Tuesday, August 12, 2008
The Way We Build Now
I RECENTLY came across these stills from Ayn Rand's egocentric movie The Fountainhead. I saw the film many years ago but apparently never noticed (being an architecture student and all) what a TERRIBLE building Howard Roarke's "work of genius" was. You can see it in the photo above on the window sill.
Like all egocentric works of art, it is self-referential, without context. Roarke sees it as a self-generating object expressing technology, construction and function, with no context or urban fabric necessary for its design.
And, it's boring. A boring box, with no composition, rhythm, massing or human scale. At the base, it detaches from its surroundings, ignoring one of the first rules of urban design, namely that stores "activate" streets, making them more interesting for, you know, people.
In the second photo, the philistine bankers, who are fatter and balder than our hero, have committed the ultimate barbarism: challenging the egocentric judgement of The Great Artist. Of course we can all agree that what they've done is pretty silly. But let's point out that no good Classical architect would ever propose such a silly solution. This is the classic straw man.
The reason the photos struck me is because the silly solution is very similar to what "historic preservationists" say is the proper solution when adding to an old building: make the addition contrast with the original, so we can tell them apart. The addition should also be "of its time," which means Modernist (see below).
So a Classical addition to a modern building is bad, and State Historic Preservation Offices won't allow them. In fact, they usually won't allow Classical additions to Classical buildings, because they're not "of our time" and "you can't tell them apart." But they will promote an addition like the one below (a steel and glass tower behind an old Classical building that becomes its base), which seems to me very little different from the travesty that Roarke rightly complained about.
After the jump, a bonus photo from Midtown Manhattan.
PS: What a surprise — Rand's egocentric architect is self-tortured. That's what the ego does, torture us, at the same time it makes us think it's right and that we should be tortured.
Urbanism and an Architecture of Place
I just came back from a walk in one of the most beautiful parts of Greenwich Village
It's Only One Short Step from “Wow” to “Bow-Wow”
Cogito Ego Sum II
Egotecture to be branded as Ecotecture
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Celebrity Rand Fans
by Robert James Bidinotto
It was the evening of May 13, 2004, and on PBS-TV’s Charlie Rose Show the host was chatting with actor Brad Pitt about Troy, his new movie.
“As he has done on other occasions, Pitt talked glowingly of the science and aesthetics of architecture,” reports scholar Chris Matthew Sciabarra. “Rose asked him if he knew of any way to combine his passion for architecture with his passion for acting; he wondered if there was any ‘story of a great architect’ that might inspire Pitt.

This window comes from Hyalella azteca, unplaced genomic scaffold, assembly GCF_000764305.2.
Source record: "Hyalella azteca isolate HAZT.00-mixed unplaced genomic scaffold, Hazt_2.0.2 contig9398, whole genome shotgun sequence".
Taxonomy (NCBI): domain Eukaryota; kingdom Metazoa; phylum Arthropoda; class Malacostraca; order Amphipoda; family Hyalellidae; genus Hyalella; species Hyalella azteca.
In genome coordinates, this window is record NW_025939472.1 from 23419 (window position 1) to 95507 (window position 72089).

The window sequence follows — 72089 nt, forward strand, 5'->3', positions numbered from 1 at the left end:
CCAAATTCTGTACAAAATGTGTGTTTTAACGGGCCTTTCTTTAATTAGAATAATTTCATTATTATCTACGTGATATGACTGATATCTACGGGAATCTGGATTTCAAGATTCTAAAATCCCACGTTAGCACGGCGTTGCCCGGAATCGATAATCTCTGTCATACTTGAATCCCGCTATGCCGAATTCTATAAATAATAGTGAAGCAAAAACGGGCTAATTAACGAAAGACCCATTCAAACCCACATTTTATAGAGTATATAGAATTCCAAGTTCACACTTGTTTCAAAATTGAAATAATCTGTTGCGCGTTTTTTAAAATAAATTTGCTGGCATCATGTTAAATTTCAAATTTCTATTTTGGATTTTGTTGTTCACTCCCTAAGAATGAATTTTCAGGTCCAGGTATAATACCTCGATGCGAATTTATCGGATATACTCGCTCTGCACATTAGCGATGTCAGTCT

“‘That would go back to The Fountainhead,’ Pitt replied. Rose wondered if Pitt would even consider re-making it. Pitt said that the book is ‘so dense and complex, it would have to be a six-hour movie…I don’t know how you do it under four, and not lose, really lose, what Ayn Rand was after.’ But he affirmed his profound interest to star in a re-make, and cited Oliver Stone’s own interest in directing it as a feature film.”
Brad Pitt —arguably Hollywood’s biggest star—playing Howard Roark?
Oliver Stone —unquestionably Hollywood’s farthest-left director—remaking an Ayn Rand film?
It gets weirder.
On October 3 of the same year, Pitt’s soon-to-be girlfriend, Angelina Jolie, appeared on Topic A, a now-defunct CNBC show hosted by Tina Brown. Brown asked Jolie what she’d been reading lately.
“What am I reading? I’ve been very into Ayn Rand, so I’ve read The Fountainhead and then Atlas Shrugged,” Jolie replied. “I just think she has a very interesting philosophy.” She added: “You re-evaluate your own life and what’s important to you.”
Angelina Jolie—Hollywood’s leading Bad Girl—re-evaluating her life values because of Ayn Rand?
Ten or twenty years ago, if Hollywood’s hottest couple had publicly announced interest in the ideas of America’s most controversial individualist, eyebrows would have banged against the ceiling. Today, it’s more remarkable because they don’t.
But the story gets even weirder.
Jennifer Aniston—Pitt’s ex-wife, who divorced him over his relationship with Jolie—is now involved with actor Vince Vaughn. (Coincidentally, Vaughn also had a role in Mr. and Mrs. Smith, the film where Pitt and Jolie met. Small world.)